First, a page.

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FORDF250HDXLT

Glacier National Park,Montana

Wilderness area in Montana's Rocky Mountains, with glacier-carved peaks and valleys

Glacier National Park,Montana
FORDF250HDXLT, Apr 10, 2017
    • FORDF250HDXLT
      Physical evidence of human use dates back more than 10,000 years within the boundaries of Glacier National Park. Numerous Native American tribes utilized the area around and within what is now the park for hunting, fishing, ceremonies, and gathering plants. When the first white explorers began arriving in the region, the Blackfeet controlled the prairies on the east side of Glacier, while the Salish, Pend d’Oreille, and Kootnei lived in the more forested west side.

      Explorations to the area by white trappers as early as the 1700s opened the area, and the future Glacier National Park, to trading among European settlers and tribal communities. As resources were depleted, the tribes eventually signed treaties that would increasingly confine native people to reservations and leave them dependent on the U.S. government.

      Today, the 1.5-million acre Blackfeet Indian Reservation, which shares Glacier’s eastern border, is home to about 8,600 members of the Blackfeet Nation, the largest tribe in Montana. The Flathead Indian Reservation encompasses approximately 1.3 million acres mostly along the Flathead River and is home to approximately 7,000 members of the Confederated Salish and Kootenai Tribes of the Flathead Nation.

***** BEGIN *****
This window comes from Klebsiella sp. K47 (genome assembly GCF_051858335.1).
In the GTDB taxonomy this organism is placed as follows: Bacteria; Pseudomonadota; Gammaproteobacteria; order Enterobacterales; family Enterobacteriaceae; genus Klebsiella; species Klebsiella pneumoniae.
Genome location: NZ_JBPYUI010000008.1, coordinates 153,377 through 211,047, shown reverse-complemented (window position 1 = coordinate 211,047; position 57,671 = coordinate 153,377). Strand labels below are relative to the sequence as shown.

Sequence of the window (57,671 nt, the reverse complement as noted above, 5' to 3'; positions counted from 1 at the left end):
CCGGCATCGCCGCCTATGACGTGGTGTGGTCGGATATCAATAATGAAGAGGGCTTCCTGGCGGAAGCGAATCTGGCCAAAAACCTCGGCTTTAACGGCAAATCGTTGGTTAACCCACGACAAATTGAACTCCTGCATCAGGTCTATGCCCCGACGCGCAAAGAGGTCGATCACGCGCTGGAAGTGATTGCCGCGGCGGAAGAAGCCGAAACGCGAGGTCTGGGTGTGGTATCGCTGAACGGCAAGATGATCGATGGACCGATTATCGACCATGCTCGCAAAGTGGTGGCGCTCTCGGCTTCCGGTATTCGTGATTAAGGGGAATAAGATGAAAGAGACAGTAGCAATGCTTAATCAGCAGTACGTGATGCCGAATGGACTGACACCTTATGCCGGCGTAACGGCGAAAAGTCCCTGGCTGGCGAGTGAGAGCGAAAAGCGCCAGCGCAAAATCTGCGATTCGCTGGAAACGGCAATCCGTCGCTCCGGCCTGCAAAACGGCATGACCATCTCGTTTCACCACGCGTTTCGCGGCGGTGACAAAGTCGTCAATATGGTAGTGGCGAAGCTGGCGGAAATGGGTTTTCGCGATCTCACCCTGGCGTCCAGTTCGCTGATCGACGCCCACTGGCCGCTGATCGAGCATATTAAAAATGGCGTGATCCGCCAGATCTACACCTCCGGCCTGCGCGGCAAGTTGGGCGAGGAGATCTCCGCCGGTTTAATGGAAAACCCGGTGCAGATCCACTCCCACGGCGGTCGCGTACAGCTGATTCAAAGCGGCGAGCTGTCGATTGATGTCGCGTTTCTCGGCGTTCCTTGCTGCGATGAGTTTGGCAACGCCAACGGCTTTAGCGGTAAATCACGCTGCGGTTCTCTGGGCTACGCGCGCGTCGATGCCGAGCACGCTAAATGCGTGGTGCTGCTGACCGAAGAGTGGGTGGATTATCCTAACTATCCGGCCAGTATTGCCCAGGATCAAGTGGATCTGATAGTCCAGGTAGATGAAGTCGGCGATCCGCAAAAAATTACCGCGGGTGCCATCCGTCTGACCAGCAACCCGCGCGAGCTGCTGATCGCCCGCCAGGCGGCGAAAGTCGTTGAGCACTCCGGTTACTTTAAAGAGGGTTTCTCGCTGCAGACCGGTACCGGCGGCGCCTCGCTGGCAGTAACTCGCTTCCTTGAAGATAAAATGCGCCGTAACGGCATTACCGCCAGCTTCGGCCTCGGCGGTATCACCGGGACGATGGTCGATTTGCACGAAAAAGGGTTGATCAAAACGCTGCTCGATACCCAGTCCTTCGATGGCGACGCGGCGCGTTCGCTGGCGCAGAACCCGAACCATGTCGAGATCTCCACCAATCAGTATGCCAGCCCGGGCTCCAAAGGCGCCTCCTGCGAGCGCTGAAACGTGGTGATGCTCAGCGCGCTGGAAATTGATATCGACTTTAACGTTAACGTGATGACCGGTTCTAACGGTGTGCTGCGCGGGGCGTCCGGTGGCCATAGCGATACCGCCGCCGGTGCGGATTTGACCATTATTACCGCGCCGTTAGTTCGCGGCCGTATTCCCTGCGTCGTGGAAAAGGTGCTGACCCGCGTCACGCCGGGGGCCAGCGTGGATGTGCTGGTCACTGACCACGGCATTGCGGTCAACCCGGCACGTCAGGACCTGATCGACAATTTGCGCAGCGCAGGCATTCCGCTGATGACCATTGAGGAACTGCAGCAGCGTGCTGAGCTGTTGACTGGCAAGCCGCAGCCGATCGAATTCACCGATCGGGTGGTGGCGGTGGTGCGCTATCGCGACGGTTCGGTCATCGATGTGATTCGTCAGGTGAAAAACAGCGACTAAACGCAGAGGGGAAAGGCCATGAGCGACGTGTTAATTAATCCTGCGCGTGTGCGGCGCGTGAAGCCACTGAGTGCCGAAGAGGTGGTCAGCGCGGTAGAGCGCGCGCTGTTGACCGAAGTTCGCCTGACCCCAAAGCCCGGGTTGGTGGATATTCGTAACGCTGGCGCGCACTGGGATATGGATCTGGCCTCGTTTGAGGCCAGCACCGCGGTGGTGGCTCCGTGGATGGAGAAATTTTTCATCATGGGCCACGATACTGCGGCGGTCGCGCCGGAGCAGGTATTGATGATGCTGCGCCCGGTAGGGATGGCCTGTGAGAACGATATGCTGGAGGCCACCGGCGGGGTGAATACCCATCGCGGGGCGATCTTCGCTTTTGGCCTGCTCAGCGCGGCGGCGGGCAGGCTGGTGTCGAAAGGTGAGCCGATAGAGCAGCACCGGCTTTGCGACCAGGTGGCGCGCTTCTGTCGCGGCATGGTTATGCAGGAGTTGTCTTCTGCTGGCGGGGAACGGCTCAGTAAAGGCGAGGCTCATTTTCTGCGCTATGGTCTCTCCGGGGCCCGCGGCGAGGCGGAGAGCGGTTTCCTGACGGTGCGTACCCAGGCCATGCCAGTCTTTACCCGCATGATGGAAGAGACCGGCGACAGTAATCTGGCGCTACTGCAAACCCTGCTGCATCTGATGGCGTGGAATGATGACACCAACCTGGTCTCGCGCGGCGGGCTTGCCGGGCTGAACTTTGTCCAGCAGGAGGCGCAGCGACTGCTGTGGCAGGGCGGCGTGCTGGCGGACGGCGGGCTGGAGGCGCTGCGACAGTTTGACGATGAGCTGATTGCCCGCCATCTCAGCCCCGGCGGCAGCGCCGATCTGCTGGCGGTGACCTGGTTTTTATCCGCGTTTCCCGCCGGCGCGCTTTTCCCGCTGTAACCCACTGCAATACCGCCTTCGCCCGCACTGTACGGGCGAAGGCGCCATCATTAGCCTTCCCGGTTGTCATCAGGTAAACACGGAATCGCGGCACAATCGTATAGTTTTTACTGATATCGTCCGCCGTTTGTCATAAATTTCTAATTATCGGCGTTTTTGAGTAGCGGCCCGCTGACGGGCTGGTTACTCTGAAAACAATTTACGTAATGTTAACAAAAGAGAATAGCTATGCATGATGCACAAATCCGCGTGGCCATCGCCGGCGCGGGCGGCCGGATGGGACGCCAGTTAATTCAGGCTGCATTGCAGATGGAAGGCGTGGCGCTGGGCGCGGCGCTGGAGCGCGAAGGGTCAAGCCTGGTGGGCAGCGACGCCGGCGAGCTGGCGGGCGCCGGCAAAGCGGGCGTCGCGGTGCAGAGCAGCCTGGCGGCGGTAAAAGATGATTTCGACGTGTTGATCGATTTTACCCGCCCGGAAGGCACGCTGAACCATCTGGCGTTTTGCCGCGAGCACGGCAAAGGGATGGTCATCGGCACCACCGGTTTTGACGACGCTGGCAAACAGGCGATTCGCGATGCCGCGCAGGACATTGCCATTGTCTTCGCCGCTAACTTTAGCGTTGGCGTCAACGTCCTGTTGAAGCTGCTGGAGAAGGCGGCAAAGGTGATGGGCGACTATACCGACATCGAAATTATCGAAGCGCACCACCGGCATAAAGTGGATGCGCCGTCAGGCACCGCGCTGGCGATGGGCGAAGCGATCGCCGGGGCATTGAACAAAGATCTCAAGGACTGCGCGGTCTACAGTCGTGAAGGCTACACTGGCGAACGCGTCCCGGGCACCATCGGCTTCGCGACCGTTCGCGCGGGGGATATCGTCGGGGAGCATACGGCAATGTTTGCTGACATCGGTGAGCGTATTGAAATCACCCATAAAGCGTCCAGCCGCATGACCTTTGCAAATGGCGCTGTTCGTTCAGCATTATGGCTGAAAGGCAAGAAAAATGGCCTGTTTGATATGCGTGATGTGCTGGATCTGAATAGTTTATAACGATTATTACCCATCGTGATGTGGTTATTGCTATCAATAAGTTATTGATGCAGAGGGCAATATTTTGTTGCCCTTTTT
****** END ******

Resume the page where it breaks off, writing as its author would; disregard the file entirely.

American Indian Tribes - Glacier National Park

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      At Home In This Place - Glacier National Park


      Glacier National Park is a national park located in the U.S. state of Montana, on the Canada–United States border with the Canadian provinces of Alberta and British Columbia. The park encompasses over 1 million acres (4,000 km2) and includes parts of two mountain ranges (sub-ranges of the Rocky Mountains), over 130 named lakes, more than 1,000 different species of plants, and hundreds of species of animals. This vast pristine ecosystem is the centerpiece of what has been referred to as the "Crown of the Continent Ecosystem", a region of protected land encompassing 16,000 square miles (41,000 km2).[3]
      Glacier National Park has almost all its original native plant and animal species. Large mammals such as Grizzly bears, moose, and mountain goats, as well as rare or endangered species like wolverines and Canadian lynxes, inhabit the park. Hundreds of species of birds, more than a dozen fish species, and a few reptile and amphibian species have been documented. The park has numerous ecosystems ranging from prairie to tundra. Notably, the easternmost forests of western redcedar and hemlock grow in the southwest portion of the park. Large forest fires are uncommon in the park. However, in 2003 over 13% of the park burned.[5]


      Glacier National Park (U.S.) - Wikipedia


      They didn't have much of this park open for winter.Only a very small section.One day,I hope to return in retirement when I can visit during the summer months to see more.What I was able to see however was nothing short of spectacular.
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  • Album:
    Travel - With Native American History
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    FORDF250HDXLT
    Date:
    Apr 10, 2017
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